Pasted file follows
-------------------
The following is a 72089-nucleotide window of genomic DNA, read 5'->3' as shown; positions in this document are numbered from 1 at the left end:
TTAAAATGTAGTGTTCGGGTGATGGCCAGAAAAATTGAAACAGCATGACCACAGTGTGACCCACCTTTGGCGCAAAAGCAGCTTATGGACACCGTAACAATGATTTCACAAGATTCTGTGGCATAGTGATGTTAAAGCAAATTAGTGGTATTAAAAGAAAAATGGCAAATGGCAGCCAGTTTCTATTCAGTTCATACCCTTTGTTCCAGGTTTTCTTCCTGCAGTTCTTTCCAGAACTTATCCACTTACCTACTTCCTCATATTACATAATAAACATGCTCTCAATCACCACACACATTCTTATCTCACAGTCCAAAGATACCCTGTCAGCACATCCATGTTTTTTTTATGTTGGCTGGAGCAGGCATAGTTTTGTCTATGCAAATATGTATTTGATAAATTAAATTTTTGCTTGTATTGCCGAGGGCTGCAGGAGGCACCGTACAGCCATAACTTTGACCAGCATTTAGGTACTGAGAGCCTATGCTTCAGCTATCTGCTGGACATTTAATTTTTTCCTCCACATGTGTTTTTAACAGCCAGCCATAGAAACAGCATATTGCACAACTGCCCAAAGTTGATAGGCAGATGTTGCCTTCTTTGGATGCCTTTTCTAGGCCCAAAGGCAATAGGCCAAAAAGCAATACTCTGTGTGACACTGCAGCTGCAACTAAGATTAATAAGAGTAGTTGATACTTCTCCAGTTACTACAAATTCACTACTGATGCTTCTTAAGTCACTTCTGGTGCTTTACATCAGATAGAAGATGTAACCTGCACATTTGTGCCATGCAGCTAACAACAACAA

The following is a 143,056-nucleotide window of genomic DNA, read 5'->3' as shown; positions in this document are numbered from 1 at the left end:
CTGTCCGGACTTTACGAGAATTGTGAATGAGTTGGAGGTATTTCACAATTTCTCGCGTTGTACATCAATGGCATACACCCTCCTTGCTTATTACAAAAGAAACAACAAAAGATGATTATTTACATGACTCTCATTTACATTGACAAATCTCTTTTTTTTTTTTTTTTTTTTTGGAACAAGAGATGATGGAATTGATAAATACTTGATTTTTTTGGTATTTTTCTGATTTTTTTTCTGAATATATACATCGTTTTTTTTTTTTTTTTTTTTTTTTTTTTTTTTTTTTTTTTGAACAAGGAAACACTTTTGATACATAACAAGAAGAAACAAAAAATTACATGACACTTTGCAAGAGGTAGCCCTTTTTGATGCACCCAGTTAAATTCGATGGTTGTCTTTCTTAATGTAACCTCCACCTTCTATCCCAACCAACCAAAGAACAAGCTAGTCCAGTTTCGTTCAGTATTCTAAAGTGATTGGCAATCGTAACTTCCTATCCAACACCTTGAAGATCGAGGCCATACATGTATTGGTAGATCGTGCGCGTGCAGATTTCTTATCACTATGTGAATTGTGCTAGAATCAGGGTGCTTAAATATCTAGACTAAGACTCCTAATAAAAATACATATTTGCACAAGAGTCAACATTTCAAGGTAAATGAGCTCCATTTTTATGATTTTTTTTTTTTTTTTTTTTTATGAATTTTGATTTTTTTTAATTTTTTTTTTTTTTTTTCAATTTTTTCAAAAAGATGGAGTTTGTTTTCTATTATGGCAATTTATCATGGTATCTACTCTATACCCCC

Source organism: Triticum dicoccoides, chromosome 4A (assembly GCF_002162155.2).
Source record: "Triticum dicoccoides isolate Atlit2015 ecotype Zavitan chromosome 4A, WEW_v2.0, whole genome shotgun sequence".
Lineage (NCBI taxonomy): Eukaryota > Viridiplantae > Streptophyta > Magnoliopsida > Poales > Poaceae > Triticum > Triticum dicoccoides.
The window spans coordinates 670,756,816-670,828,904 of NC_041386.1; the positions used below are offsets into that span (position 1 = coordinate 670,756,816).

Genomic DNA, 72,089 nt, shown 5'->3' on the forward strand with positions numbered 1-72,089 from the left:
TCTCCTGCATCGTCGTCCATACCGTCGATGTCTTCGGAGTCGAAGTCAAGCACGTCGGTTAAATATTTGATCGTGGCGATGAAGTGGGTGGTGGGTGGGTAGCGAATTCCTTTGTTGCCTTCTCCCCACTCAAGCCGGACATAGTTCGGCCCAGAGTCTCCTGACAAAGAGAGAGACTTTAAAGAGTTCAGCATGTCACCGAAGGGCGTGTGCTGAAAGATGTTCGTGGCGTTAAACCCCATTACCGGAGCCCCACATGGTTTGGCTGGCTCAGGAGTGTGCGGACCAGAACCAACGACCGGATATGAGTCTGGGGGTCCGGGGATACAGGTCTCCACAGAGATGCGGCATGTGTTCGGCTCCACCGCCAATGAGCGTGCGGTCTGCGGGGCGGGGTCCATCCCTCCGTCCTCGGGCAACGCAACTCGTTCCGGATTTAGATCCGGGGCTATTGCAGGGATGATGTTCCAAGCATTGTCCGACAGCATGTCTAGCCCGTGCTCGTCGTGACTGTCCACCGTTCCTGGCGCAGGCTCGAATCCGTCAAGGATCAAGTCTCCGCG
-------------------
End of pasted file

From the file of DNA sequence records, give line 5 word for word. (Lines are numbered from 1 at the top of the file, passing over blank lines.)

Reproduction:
Source organism: Triticum dicoccoides, chromosome 4A (assembly GCF_002162155.2).